Hormonal Health for Women and Men

via Bryce Wylde

Articles, Biohacks, Diet & Nutrition

Hormones control everything from our reproductive functions to our mood, our sleep, even our appearance.

We have well over 200 hormones in our body working at any given time completing thousands of jobs simultaneously. Hormonal imbalance can lead to serious disease.

Hormones control our metabolism, our mood, our energy, strength and vitality, our immune function, brain health, and sleep patterns among other things. Hormones keep us youthful and healthy levels corelate to how many years we will be lucky enough to clock on this planet. When hormones are chronically imbalanced, we can suffer serious illnesses and early demise.

Hormonal imbalance causes persistent weight gain, low libido, fatigue, anxiety and depression, digestion problems, rapid ageing and increase risk of general disease.

To achieve hormonal balance we need to exercise, eat a clean diet, practice mindfulness to reduce stress and impede our lifestyles – reduce our exposure to toxins, as well as supplement with hormone balancing herbs and natural health products. Some to consider would be I3C, DIM, Vitex, EstroG, Calcium D Glucorate, Sulforaphane, and Glutathione.


Some shocking statistics

Hormonal imbalance affects more than 80% of adults

An estimated 65 million Americans have metabolic syndrome, a set of underlying risk factors for type 2 diabetes and heart disease.

One in 13 people suffers from hypothyroidism. Some sources say up to 30 percent of the population has a thyroid disorder and an estimated 13 million cases may remain undiagnosed each year.

Forty-three percent of women aged 18 to 59 report experiencing sexual dysfunctions at some point in their life.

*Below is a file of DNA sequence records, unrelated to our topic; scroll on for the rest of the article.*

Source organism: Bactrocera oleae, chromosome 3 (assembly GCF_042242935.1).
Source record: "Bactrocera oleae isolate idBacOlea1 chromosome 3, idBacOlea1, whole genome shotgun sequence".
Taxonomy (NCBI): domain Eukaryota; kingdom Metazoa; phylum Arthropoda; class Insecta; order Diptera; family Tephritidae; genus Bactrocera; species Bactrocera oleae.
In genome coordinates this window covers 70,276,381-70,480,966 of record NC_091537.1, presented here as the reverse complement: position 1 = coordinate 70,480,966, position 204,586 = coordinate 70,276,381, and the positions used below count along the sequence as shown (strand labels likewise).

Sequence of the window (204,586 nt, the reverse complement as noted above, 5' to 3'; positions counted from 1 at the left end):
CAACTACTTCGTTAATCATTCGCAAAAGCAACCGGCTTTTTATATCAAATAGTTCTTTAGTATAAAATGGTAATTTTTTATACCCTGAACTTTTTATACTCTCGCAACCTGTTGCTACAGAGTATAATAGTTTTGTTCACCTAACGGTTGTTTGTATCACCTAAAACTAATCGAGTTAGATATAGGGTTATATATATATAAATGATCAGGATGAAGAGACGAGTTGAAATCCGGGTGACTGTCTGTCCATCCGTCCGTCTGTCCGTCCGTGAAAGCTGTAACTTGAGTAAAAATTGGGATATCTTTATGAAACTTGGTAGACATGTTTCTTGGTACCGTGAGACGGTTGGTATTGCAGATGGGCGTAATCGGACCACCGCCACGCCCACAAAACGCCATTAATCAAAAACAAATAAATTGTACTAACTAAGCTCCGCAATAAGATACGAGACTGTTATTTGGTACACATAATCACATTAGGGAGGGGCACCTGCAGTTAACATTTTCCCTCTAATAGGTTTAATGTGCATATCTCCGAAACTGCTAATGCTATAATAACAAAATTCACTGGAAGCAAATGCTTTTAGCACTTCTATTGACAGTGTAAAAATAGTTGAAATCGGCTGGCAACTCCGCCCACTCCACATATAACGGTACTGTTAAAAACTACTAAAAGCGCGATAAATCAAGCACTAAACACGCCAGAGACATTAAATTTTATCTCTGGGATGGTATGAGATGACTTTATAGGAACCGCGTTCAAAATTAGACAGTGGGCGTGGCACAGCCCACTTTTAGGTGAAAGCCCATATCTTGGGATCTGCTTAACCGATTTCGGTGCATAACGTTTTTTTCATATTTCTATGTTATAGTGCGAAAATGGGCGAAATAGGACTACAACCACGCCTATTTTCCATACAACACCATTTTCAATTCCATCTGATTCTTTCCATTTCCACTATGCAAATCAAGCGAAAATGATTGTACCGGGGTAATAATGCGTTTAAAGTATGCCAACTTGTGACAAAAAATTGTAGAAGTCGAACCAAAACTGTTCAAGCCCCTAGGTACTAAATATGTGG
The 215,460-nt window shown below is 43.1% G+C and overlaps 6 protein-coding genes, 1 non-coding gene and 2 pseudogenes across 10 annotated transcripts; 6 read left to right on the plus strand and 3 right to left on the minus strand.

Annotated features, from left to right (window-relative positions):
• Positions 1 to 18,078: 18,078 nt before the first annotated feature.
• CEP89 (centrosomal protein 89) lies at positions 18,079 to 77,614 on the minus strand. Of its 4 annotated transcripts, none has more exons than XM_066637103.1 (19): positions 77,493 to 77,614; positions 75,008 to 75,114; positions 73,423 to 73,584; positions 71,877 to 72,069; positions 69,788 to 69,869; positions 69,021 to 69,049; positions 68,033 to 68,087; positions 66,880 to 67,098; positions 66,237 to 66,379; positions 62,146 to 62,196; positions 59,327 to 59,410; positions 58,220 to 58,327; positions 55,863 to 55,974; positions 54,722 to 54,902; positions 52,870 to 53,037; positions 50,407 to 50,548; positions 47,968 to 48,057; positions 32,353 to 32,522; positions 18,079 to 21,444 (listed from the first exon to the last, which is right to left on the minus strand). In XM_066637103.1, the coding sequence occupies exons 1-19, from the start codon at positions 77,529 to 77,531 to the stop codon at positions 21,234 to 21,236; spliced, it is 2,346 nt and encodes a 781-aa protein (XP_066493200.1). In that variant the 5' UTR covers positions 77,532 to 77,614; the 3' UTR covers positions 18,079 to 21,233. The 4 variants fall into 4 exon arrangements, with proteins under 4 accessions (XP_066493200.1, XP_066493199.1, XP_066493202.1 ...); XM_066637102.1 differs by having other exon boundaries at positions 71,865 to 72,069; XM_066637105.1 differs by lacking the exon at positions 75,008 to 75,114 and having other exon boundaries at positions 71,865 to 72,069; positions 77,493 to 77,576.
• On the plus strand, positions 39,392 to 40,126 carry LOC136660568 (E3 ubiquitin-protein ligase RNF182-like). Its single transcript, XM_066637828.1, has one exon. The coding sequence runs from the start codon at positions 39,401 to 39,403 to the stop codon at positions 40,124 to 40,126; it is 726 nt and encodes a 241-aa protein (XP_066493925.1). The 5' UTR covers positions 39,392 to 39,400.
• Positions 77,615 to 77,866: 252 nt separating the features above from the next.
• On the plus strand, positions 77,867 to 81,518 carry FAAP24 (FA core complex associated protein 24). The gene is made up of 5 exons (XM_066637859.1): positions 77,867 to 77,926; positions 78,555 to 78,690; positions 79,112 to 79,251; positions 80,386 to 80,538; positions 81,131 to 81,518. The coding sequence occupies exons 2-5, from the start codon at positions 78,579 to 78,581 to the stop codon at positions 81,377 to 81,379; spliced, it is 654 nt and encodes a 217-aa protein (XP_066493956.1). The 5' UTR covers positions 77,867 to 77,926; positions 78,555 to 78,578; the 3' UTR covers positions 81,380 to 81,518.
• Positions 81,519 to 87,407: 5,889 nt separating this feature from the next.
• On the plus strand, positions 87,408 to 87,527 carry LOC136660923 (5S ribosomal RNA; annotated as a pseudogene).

About 75 percent of women experience premenstrual syndrome (PMS).

Seventy-five percent of menopausal women in North America experience life-disrupting symptoms.

Andropause, also known as male menopause, affects 30 to 40 percent of aging men.

An estimated 30 percent of men and 40 percent of women suffer from insomnia, a statistic that increases with age.

Seventy-four percent of adults are chronically sleep deprived.

The World Health Organization reports that depression will become the world’s number one disability, surpassing cancer and heart disease.

An estimated 80 to 90 percent of all disease is caused by stress.


Know your numbers!

Women, get a comprehensive hormone test that reveals: estradiol, estrone, estriol, progesterone, testosterone, sex hormone binding globulin, DHEA, FSH, LH, and Prolactin.

Men, look into DHEA, DHT, Estradiol, Total Testosterone, Sex Hormone Binding Globulin, Free Testosterone, Insulin-Like Growth Factor 1, and Prostate Specific Antigen.

A bit extra info for the men

Andropause isn’t as well accepted as menopause, but here are the facts…

  • Andropause, also known as male menopause, affects 30 -40% of aging men and almost 40% of men over the age of 45 have low Testosterone
  • By 18 years old, testosterone peeks. Total testosterone goes down by about 1–2% per year on average
  • in your 30s, and bioavailable testosterone decreases by about 2–3% a year
  • muscle mass also decreases 1–2% a year once you hit middle age (but it may to do with more time spent on work and family and less time spent working out)



  • Testosterone was discovered in 1935 when scientists isolated it from bull testes. The word comes from combining testicle + sterol + ketone.